000098    foreach op2 $oplist {
000099      set untested($op1,$op2) 1
000100      foreach {tn A B C} {
000101         1     22   45    66
000102         2      0    0     0
000103         3      0    0     1
000104         4      0    1     0
000105         5      0    1     1
000106         6      1    0     0
000107         7      1    0     1
000108         8      1    1     0
000109         9      1    1     1
000110        10      5    6     1
000111        11      1    5     6
000112        12      1    5     5
000113        13      5    5     1
000114  
000115        14      5    2     1
000116        15      1    4     1
000117        16     -1    0     1
000118        17      0    1    -1
000119  
000120      } {
000121        set testname "e_expr-1.$opname($op1).$opname($op2).$tn"
000122  
000123        # If $op2 groups more tightly than $op1, then the result
000124        # of executing $sql1 whould be the same as executing $sql3.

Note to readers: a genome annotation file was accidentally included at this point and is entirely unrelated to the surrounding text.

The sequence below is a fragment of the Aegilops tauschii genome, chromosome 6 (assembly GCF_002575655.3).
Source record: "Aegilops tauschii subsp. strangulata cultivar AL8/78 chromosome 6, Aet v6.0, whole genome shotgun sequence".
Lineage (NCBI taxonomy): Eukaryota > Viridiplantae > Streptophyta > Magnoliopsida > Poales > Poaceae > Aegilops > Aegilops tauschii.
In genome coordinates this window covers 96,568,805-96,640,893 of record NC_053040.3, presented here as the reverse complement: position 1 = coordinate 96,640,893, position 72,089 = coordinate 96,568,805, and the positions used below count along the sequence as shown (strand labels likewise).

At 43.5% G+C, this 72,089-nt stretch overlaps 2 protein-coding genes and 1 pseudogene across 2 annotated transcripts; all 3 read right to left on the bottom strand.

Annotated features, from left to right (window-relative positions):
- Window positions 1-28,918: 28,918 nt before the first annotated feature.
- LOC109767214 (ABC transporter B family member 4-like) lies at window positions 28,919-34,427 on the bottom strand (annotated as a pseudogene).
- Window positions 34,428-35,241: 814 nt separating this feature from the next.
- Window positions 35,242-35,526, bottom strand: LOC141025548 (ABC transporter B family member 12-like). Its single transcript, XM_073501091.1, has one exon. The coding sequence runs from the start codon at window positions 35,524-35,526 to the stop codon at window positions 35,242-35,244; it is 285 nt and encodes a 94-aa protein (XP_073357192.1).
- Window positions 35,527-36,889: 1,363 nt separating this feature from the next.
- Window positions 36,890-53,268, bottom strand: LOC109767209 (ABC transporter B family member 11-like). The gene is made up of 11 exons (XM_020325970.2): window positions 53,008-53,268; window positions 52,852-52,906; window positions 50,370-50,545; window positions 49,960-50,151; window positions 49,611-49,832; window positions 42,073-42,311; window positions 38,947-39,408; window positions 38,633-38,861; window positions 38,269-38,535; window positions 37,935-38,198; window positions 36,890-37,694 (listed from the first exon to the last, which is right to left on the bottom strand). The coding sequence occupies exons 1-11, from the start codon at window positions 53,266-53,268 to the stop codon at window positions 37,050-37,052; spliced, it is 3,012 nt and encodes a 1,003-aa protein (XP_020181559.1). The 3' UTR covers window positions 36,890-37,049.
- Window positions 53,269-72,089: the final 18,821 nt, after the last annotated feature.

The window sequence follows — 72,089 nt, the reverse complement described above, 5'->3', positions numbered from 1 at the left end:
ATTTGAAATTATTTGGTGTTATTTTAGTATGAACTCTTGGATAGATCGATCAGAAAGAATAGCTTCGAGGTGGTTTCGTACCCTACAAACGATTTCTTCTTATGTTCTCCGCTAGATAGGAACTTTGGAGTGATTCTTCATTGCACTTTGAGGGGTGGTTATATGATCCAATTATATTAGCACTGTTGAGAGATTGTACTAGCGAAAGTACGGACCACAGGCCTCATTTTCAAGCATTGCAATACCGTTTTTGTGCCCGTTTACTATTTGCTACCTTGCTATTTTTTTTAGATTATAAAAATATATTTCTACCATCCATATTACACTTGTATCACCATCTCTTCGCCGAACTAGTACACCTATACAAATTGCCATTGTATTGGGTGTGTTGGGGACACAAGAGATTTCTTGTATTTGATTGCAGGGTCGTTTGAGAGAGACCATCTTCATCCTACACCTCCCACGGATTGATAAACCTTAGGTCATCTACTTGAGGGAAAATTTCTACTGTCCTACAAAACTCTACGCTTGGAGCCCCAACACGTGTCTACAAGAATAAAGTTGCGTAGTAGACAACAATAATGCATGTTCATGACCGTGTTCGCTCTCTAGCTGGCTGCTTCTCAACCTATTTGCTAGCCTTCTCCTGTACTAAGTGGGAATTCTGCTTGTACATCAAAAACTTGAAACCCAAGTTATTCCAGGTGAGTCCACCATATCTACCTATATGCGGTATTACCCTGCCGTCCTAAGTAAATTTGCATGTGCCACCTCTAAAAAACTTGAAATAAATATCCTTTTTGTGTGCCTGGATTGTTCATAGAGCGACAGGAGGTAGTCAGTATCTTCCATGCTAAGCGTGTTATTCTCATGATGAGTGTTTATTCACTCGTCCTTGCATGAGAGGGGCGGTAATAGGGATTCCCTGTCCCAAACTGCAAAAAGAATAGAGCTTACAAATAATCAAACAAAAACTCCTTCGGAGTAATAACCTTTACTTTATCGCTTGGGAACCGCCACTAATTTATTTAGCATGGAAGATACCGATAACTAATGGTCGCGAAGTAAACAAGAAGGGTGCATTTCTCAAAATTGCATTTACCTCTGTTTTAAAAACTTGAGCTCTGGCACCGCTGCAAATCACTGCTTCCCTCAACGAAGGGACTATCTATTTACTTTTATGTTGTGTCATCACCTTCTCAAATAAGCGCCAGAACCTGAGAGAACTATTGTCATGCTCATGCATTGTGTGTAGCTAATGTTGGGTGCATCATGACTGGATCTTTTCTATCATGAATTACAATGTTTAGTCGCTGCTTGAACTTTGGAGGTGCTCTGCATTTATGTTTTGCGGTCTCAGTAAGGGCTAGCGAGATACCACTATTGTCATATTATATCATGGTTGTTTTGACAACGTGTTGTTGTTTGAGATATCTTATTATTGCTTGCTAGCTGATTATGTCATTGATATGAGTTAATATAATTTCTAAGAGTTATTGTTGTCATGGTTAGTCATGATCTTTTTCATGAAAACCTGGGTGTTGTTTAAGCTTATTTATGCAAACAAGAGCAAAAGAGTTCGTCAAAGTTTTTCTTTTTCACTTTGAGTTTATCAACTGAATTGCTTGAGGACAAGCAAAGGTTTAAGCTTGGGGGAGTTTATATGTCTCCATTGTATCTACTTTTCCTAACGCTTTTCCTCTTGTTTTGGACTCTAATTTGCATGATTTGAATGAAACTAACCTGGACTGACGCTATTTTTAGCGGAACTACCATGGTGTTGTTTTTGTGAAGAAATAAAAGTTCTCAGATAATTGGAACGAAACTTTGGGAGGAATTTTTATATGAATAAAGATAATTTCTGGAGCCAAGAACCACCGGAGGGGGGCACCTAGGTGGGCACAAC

000125        # If $op1 groups more tightly, or if $op1 and $op2 have 
000126        # the same precedence, then executing $sql1 should return
000127        # the same value as $sql2.
000128        #
000129        set sql1 "SELECT $A $op1 $B $op2 $C"
000130        set sql2 "SELECT ($A $op1 $B) $op2 $C"
000131        set sql3 "SELECT $A $op1 ($B $op2 $C)"
000132  
000133        set a2 [db one $sql2]
000134        set a3 [db one $sql3]
000135  
000136        do_execsql_test $testname $sql1 [list [
000137          if {$opprec($op2) < $opprec($op1)} {set a3} {set a2}
000138        ]]
000139        if {$a2 != $a3} { unset -nocomplain untested($op1,$op2) }
000140      }
000141    }
000142  }
000143  
000144  foreach op {* AND OR + || & |} { unset untested($op,$op) }
000145  unset untested(+,-)  ;#       Since    (a+b)-c == a+(b-c)
000146  unset untested(*,<<) ;#       Since    (a*b)<<c == a*(b<<c)
000147